This morning, Los Angeles County Superior Court Judge Scott M. Gordon issued his tentative Statement of Decision on the validity of the Marital Property Agreement at the heart of the McCourt divorce. Long story short, Jamie got what she wanted. Judge Gordon tossed the MPA altogether, possibly rendering the Dodgers community property, pending the outcome of additional litigation. This does not make Jamie McCourt a co-owner of the club; she won't be returning to the office any time soon. It does mean that Jamie may be entitled to half the value of the couple's marital estate.
I think the easiest way to do this is to give you a few brief notesfrom the decision and then put them in context. The foundation of the decision is that the MPA, when considered under the California laws germane to such things, did not sufficiently demonstrate that the McCourts had a mutual understanding of relevant terms of the agreement. While Judge Gordon was clearly skeptical of just about every element of this process--and, really, who wasn't?--he issued a decision that mostly amounts to this: when you have two radically different versions of what looks like the same document executed and notarized, how can either be said to be the controlling agreement?
- The Marital Property Agreement was a transmutation agreement as defined and governed by California Family Code Sections 850-852.
- This is important because, as discussed below and several times since the trial began, these particular provisions place specific requirements on marital property agreement. Further, these sections deny the admissibility of extrinsic evidence to prove the parties' intent as to what property they mean the document to affect, and how that property should be affected. Simply put: when the issue is analyzed under these Code sections, the document itself is viewed as the ultimate measure of the parties' intent.
- The Marital Property Agreement was not an effective transmutation under the Code provisions above.
- The MPA, mostly (but not entirely) due to the existence of conflicting Exhibit A's, failed to demonstrate that the parties were ever in agreement about what the document was meant to do. Therefore, it is pretty much meaningless.
- There was no meeting of the minds--mutual assent--on either of the versions the McCourts signed in 2004.
- Sorta hard to enforce a contract that neither party agreed to, isn't it? California law requires that a marital property agreement contain "express declarations" of the property to be transmuted, and the conflicting Exhibit A's make finding compatible "express declarations" nearly impossible.
- Jamie McCourt drove the creation of the MPA, and was not defrauded or disadvantaged by its terms.
- While the asset allocation was far from even, she got the benefit of protection from creditors as well as her own nest egg. The Court roundly dismissed allegations of undue influence and constructive fraud in the MPA's creation.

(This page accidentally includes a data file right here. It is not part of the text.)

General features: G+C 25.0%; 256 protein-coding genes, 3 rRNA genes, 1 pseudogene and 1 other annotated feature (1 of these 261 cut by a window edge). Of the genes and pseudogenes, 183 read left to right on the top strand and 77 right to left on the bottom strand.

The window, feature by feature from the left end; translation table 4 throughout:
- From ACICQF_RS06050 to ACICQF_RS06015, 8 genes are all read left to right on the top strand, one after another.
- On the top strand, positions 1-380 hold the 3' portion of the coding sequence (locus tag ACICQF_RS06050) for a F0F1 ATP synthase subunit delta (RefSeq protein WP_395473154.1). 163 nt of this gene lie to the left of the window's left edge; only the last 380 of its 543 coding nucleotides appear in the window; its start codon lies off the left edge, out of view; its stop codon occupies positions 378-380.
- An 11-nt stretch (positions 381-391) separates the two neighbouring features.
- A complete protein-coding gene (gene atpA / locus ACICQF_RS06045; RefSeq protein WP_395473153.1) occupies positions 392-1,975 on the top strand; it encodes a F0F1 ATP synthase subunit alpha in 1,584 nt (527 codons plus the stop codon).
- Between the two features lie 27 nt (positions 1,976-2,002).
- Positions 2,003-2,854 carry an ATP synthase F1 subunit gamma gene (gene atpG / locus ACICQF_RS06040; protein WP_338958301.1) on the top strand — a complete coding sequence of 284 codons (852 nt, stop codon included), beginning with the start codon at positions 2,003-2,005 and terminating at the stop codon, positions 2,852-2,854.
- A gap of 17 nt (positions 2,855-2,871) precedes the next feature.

- Judge Gordon notes that "[t]he parties argued at great length and presented a great deal of evidence with regard to the credibility of the other."
- This mostly goes to Frank's argument that it is absurd for Jamie, a lawyer, to say she didn't understand the MPA, and to Jamie's argument that Frank could not possibly remember going over the MPA in detail given that he couldn't remember much else from the day it was signed.
- Judge Gordon proceeded to find neither party's testimony concerning the content of the MPA credible.
- He also specifically pointed out that the draft of the MPA that came to be known as the California version--the one giving Jamie the homes but leaving the Dodgers as community property--was never presented to either McCourt for review prior to the execution of the six supposedly-identical copies of the MPA.
- There wasn't enough admissible evidence to persuade Judge Gordon that he could rule the conflicting Exhibit A was, truly, nothing more than a scriviner's errror.
- Drily, Gordon wrote, "[Frank McCourt] argues that the California version of Exhibit A is an obvious drafting error when viewed in the context of the agreement as a whole, without resort to extrinsic evidence, and attempts to support this position with extrinsic evidence."
That's the nuts and bolts of the matter. The combination of conflicting Exhibit A's and California's strict guidelines on what can be used to show the parties' intent pretty much spelled doom for Frank McCourt's case. Judge Gordon, in eliminating constructive fraud and undue influence, grounded his decision almost exclusively in the MPA's failure to show, by its terms, mutual assent.
Without its shameful cousin, the Massachusetts Agreement would have probably demonstrated a sufficient meeting of the minds to survive legal challenge. Maybe Jamie would have fought the other issues differently. Maybe she could have persuaded Judge Gordon that the MPA still didn't contain the sort of "express declaration" required by California law. Maybe she could carry the day on a completely separate legal theory.
For today, though, I'd prefer to deal in what we know. And what we know is that the existence of the California Exhibit A--just a single piece of paper, really--sure looks like the deciding factor in a billion-dollar divorce.